As with Ms. Blanchette, Ms. Valentini’s problem is not a lack of knowledge. A few days after receiving her box this month, she had already made stuffed cabbage casserole, lentil soup with kale, and banana bread. Ms. Valentini, whose chronic fatigue syndrome has long prevented her from working, relies on a pension and a patchwork of social programs. She’s grown accustomed to living below the poverty line, and stretching her income as far as she can.

The problem, for Ms. Valentini and many others, is income.

Every once in a while, like after catching a glimpse inside a friend’s refrigerator, Ms. Valentini will remember – feel surprised, even – that she’s poor. She tries not to feel shame, because she knows it’s not her fault. She caught a virus, and now she’s ill.

“People need to be aware that bad things happen to good people,” she said.

Food-prescription programs confuse the symptom for the problem, said Valerie Tarasuk, a University of Toronto professor who studies food insecurity. In fact, all of the organizers The Globe and Mail spoke with acknowledged the need to address income as the fundamental problem.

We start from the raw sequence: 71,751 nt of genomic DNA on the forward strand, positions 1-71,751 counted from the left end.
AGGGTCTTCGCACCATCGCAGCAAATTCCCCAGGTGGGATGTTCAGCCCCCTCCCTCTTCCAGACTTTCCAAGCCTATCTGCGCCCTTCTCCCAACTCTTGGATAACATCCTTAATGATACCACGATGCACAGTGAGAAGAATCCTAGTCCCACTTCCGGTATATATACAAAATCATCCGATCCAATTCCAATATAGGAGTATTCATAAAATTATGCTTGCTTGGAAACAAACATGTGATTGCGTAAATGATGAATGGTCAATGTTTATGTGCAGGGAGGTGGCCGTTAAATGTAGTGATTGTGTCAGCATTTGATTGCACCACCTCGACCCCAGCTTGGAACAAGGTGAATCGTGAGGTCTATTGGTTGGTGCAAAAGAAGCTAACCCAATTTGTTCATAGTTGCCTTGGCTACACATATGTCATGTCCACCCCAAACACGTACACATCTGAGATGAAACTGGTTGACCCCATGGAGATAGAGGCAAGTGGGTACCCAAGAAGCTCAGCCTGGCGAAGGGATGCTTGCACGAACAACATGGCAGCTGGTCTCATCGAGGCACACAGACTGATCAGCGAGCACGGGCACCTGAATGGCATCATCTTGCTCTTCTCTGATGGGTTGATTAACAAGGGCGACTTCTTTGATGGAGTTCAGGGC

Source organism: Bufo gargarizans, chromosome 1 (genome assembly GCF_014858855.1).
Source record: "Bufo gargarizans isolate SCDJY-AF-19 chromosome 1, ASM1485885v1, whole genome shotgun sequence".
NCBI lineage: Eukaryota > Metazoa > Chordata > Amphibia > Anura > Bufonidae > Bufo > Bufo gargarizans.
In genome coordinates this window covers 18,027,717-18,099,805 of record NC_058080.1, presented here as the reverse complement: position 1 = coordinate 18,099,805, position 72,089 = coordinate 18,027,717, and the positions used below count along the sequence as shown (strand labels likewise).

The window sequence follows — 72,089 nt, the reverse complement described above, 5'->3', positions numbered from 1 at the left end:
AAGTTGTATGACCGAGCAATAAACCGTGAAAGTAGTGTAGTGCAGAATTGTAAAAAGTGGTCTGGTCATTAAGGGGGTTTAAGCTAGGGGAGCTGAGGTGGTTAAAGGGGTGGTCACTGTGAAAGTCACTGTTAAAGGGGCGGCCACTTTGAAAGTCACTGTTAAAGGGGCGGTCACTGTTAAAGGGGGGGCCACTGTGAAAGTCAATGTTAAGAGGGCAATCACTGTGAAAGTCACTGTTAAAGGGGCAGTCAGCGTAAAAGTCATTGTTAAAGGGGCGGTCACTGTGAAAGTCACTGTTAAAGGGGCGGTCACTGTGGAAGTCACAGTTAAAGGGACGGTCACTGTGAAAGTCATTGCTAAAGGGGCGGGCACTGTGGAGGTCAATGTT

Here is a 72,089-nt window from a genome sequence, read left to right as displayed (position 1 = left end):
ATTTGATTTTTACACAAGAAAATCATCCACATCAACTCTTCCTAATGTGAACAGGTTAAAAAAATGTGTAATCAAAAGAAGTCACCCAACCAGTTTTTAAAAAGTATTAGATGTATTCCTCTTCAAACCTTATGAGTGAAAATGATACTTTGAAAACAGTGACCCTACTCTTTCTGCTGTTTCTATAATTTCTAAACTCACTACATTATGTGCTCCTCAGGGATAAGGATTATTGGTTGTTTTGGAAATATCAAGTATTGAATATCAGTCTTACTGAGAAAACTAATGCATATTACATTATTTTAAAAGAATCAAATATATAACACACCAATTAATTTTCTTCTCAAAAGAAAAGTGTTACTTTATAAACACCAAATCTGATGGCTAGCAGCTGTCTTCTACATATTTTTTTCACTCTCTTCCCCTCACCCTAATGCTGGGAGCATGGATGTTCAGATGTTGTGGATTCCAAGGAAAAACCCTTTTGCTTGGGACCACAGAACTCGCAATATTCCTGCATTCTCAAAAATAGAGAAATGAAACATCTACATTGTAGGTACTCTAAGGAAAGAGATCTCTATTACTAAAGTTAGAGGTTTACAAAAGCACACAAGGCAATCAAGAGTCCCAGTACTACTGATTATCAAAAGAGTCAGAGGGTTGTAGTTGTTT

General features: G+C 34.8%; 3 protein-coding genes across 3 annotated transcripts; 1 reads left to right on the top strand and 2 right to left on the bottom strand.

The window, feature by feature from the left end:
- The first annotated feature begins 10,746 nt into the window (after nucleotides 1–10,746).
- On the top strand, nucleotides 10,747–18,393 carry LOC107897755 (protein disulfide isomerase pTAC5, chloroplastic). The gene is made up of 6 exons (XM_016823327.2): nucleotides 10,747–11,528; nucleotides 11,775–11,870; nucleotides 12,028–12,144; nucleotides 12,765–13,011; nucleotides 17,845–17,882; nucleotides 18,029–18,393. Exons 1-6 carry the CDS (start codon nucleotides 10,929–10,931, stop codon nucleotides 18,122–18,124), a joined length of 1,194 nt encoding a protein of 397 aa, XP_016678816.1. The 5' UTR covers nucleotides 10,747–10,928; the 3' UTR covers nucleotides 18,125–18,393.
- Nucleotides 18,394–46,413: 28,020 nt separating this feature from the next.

Prof. Tarasuk said those facing food insecurity also likely face a list of other challenges: chronic disease, mental illness, and the inability to pay for rent and medications. It’s also a problem that disproportionately affects Black, Indigenous and other racialized communities.

“It’s reducing their struggle to a box of produce,” she said. “The response to the problem is miles apart.”

She said as well-meaning as organizers may be, the health care system is not set up to deal with food insecurity – and in fact may divert resources away from other organizations that could have a more meaningful impact.

The ultimate responsibility lies with provincial and federal governments, she said, whose policies around minimum wage, working conditions and social assistance are insufficient to keep up with living costs.

“We have no evidence to suggest that if we gave these people more money, they wouldn’t be able to go and buy the food they need,” she said. “Why is this a box of food, and not a bag of money?”

But it’s because of the governments’ inaction that others say they have to step up. “It’s not an either-or,” said Kathryn Scharf, chief program officer at the Community Food Centres Canada, which also advocates for income-based policies. “It’s a yes, and.”

This leaves people like Ms. Blanchette and Ms. Valentini waiting.

They’re hoping that the food-box program might still be renewed. But they’re both well aware of how few it helps compared with the many in need.

“When I get that box, it’s like, ‘My fridge is full! It’s so exciting,’ ” Ms. Valentini said.

A beat later, she caught herself. “But should it be that way?”